dispatches from GFSC 2016 in Berlin

Quality data must be brought back down to factory floor – Tetra Pak

By Joseph James Whitworth

- Last updated on GMT

Alexander Bromage at the Tetra Pak stand for the GFSI Conference in Berlin
Alexander Bromage at the Tetra Pak stand for the GFSI Conference in Berlin

Related tags Food safety Food

Collecting data on quality processes is beneficial but the next step is transferring that to the factory floor to make a difference, according to the food safety manager at Tetra Pak.

Alexander Bromage told FoodQualityNews that it works on the digital support of the quality system.

“We have a system called Quality Diagnostics Today which connects the quality data from the filling machine with the performance data from the filling machine. It allows us to layer that data together and create a way of analysing data, it’s new for us and it’s patented,” ​he told us during the GFSI food safety conference in Berlin.

“We’re constantly looking into the technology streams that can help us get more data, better quality data but without increasing the workload…everyone wants to improve their quality but that quality needs to pay for itself as well.”

Factory floor knowledge

Bromage said he comes from Lean Six Sigma background so data and the stability of it is key.

“Big data is very good from a point of view where you are looking at something in a reasonably stable situation but with food manufacturing you can tend to look at a situation which can be intrinsically unstable. The processes can be somewhat unstable, it is not a highly automated process in all cases, therefore it can be difficult to get value out of that data,” ​he said.

“Clearly the trend is to gather more data, correlate and analyse data and IoT (Interent of Things), get everything pushing data out. We are working with all of that but the main focus for us is to bring it back down to the production process.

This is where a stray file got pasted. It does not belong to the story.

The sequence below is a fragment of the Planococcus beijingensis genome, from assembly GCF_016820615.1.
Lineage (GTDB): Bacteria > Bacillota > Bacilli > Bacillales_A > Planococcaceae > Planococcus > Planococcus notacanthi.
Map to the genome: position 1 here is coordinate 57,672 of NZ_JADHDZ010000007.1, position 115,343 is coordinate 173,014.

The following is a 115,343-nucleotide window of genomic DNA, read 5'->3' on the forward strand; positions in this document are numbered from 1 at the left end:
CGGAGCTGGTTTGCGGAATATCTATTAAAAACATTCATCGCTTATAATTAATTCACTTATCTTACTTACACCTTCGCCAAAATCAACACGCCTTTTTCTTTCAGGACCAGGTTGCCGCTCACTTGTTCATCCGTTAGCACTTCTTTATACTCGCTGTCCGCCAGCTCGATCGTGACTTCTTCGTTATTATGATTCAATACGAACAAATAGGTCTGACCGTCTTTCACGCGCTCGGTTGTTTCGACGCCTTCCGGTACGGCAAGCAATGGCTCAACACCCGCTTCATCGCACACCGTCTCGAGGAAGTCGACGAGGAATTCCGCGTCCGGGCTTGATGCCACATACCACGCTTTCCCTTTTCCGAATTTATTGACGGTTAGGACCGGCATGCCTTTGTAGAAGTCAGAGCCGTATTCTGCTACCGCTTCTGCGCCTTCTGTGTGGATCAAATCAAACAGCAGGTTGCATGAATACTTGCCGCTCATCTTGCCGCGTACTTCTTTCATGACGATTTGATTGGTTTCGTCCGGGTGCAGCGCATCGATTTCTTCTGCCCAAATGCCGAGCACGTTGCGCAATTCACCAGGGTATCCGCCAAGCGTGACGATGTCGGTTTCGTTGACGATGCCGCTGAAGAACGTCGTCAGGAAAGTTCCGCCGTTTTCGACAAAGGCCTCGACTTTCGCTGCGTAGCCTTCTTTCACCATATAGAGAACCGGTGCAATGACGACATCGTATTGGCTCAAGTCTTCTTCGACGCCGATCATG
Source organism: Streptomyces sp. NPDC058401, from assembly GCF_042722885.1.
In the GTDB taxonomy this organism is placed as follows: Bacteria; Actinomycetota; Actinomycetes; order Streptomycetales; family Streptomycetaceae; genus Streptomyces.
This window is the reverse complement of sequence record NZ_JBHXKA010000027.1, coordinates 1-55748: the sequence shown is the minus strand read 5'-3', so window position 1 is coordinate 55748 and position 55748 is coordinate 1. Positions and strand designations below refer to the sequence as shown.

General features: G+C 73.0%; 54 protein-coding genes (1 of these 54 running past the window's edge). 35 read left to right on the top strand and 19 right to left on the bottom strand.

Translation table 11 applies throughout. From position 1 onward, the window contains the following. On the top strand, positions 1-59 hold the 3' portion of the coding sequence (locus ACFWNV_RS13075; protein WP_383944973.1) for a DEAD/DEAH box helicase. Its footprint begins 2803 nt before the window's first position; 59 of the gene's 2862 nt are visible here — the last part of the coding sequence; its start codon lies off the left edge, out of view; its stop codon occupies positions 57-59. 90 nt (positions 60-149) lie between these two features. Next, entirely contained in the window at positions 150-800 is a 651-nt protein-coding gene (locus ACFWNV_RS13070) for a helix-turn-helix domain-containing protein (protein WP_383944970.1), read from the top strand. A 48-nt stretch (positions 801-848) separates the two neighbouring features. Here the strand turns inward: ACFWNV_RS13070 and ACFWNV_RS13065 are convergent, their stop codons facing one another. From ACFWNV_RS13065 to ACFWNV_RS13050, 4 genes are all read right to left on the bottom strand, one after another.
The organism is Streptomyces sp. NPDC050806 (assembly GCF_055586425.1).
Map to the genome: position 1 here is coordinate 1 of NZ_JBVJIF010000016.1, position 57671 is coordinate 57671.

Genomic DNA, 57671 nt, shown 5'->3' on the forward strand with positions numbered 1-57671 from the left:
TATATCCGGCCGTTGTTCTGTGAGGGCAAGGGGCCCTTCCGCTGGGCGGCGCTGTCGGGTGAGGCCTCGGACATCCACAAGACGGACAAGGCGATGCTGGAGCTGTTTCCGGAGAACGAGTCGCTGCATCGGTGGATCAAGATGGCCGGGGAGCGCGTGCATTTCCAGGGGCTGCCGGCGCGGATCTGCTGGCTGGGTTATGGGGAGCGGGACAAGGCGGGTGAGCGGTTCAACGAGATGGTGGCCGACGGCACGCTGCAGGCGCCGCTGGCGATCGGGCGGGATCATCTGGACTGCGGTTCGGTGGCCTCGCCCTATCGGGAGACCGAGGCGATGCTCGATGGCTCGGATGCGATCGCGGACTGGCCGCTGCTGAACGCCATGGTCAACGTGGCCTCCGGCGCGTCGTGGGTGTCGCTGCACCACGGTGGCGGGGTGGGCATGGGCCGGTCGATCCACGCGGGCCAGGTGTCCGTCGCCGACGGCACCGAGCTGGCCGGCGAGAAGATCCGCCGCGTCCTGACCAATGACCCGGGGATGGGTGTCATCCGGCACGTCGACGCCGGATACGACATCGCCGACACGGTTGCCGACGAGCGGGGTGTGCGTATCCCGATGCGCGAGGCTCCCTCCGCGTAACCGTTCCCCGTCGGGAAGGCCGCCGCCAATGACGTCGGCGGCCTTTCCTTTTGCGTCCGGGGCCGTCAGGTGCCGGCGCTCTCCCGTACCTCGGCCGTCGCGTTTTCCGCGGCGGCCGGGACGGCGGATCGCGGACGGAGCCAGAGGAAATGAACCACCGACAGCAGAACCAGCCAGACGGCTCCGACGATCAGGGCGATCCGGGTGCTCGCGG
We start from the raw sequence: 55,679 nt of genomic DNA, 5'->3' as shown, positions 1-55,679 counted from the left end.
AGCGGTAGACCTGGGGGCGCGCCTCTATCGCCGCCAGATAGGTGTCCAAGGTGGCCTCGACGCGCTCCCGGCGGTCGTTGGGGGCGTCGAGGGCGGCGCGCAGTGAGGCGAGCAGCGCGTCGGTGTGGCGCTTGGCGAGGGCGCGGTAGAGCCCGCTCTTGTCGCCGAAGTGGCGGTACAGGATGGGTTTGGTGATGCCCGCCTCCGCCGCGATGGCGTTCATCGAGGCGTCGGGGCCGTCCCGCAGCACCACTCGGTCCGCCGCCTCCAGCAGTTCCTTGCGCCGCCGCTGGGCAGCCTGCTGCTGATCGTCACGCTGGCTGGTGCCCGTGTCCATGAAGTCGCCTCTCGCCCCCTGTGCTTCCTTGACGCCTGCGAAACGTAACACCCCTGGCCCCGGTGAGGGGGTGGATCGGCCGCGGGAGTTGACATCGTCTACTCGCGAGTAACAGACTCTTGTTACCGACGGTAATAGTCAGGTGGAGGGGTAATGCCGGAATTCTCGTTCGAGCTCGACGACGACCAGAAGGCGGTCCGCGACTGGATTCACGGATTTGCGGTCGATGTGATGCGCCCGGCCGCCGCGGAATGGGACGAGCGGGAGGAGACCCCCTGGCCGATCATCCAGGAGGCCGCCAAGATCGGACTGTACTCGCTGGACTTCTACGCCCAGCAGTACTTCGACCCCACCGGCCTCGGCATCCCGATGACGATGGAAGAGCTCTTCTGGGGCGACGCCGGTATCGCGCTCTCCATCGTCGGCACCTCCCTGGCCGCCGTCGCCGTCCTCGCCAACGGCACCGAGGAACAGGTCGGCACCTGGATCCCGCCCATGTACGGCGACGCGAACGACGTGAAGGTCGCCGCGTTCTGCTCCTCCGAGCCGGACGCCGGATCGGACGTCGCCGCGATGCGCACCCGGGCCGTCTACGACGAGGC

“Fundamentally, you can do all the data analysis you want, although we find that can be a skills gap, but if you don’t have the processes to improve and sustain that improvement then the analysis is of no value at all.

“That is where we feel our offer is unique compared to some other consulting companies or service providers where they will offer to do a lot of data analysis and correlations but they don’t have the knowledge on the factory floor to recommend what needs to be done to solve a problem.”

‘Quality or food safety issues bad for them and us’

Bromage said customers are requesting increasing performance as they don’t like having quality or food safety issues.

He added such issues were not good for them or it, so the firm is helping customers understand where poor or a lack of performance has come from and trying to make sure it can be improved.

The design of Tetra Pak’s concept was to have an aseptic packaging system that allowed long shelf life and a safe environment for food to be kept to be consumed, said Bromage.

“We do as much as we can in terms of the packaging system that we provide but we know and understand, as our customers do, they have to do more than just buy a machine from Tetra Pak to deliver safe food with a high quality level,” ​he said.

“We’ve always worked with our customers to help them there, what we are doing now is we are trying to formalise that and maximise our ability to help.”

Bromage said cleaning is a decent proportion of the time that a system such as a filling machine could be producing product.

“You want that machine to be producing product as much as possible if you are a capacity-constrained customer or you have a capacity constrained format which runs on that line for example. But you don’t want to reduce the cleaning as that could increase your risk of quality,” ​he said.

“We’re working on making sure that we have ways of helping our customers make sure that they have the shortest cleaning time and less frequency whilst still maintaining a safe environment for the clean and efficacy of clean.”

Bromage said there were two things customers were demanding from the firm.

“One is digitalisation which I have mentioned already and the other is the increasing complexity of value chains and the new retail models which are emerging which is changing the way that dairies and the whole value chain of food is going to be transformed,” ​he said.

“The things we get the most requests from customers is ensuring they are truly compliant, not just on paper but in reality. We have a laboratory in Stuttgart which is constantly testing to make sure our physical products are safe and we’re covered and we can cover our customers.

“Also under compliance, we’re strengthening our view in terms of the importance of validation, when things change and when things move.”

Meanwhile, the Global Food Safety Initiative (GFSI) has added Amazon, Tesco, Auchan and Dole to its board – chaired by Mike Robach, VP of corporate food safety at Cargill.

Other members include Danone, Tyson, Mondelez, Nestlé, Walmart, McDonalds and The Coca-Cola Company.

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